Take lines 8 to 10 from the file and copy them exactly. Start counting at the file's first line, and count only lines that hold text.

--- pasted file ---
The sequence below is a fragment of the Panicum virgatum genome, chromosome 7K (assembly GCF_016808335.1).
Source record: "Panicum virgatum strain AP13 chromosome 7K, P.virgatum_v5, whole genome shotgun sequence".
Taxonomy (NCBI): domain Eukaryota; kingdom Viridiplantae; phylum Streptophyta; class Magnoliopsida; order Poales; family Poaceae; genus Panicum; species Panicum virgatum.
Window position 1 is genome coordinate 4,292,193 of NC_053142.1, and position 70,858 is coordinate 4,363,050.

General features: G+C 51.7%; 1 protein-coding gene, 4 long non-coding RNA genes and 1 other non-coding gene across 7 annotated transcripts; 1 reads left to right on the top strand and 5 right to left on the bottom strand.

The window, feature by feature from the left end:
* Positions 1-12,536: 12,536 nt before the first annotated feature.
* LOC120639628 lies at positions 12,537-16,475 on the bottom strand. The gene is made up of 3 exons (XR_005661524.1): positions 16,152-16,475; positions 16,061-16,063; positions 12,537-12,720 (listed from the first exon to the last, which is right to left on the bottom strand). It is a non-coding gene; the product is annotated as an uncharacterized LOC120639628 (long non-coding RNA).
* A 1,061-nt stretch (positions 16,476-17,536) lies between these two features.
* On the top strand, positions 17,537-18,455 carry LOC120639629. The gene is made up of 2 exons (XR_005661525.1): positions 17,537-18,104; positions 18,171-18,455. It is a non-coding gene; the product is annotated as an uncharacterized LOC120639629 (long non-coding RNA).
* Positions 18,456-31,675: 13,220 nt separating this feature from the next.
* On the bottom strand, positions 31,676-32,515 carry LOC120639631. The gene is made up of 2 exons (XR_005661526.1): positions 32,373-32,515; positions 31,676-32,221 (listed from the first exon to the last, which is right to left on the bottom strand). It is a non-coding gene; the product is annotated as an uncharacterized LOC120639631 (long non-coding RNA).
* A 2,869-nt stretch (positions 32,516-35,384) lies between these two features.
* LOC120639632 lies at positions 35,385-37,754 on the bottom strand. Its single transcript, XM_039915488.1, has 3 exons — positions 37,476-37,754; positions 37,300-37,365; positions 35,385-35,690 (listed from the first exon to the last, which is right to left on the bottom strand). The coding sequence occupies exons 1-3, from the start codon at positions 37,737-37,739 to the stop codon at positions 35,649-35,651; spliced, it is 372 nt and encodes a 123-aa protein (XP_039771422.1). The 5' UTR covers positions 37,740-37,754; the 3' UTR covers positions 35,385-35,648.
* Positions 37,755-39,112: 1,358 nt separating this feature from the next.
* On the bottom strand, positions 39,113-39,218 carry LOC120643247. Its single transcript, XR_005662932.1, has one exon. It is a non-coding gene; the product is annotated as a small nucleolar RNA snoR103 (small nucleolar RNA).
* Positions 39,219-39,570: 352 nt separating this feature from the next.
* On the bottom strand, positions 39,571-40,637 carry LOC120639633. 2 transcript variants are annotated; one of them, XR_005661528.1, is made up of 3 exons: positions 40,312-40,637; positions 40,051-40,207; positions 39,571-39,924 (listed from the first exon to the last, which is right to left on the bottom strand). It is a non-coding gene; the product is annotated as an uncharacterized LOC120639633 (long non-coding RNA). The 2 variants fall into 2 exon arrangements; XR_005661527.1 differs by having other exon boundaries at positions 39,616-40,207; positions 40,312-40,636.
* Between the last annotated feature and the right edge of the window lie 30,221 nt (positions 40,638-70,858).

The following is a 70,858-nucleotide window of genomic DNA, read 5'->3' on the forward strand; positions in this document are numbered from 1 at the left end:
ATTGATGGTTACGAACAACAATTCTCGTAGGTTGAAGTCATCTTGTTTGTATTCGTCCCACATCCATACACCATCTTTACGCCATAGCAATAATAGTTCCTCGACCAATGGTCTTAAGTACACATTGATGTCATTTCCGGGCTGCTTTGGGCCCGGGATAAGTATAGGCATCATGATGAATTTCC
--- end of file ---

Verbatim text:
* LOC120639628 lies at positions 12,537-16,475 on the bottom strand. The gene is made up of 3 exons (XR_005661524.1): positions 16,152-16,475; positions 16,061-16,063; positions 12,537-12,720 (listed from the first exon to the last, which is right to left on the bottom strand). It is a non-coding gene; the product is annotated as an uncharacterized LOC120639628 (long non-coding RNA).
* A 1,061-nt stretch (positions 16,476-17,536) lies between these two features.
* On the top strand, positions 17,537-18,455 carry LOC120639629. The gene is made up of 2 exons (XR_005661525.1): positions 17,537-18,104; positions 18,171-18,455. It is a non-coding gene; the product is annotated as an uncharacterized LOC120639629 (long non-coding RNA).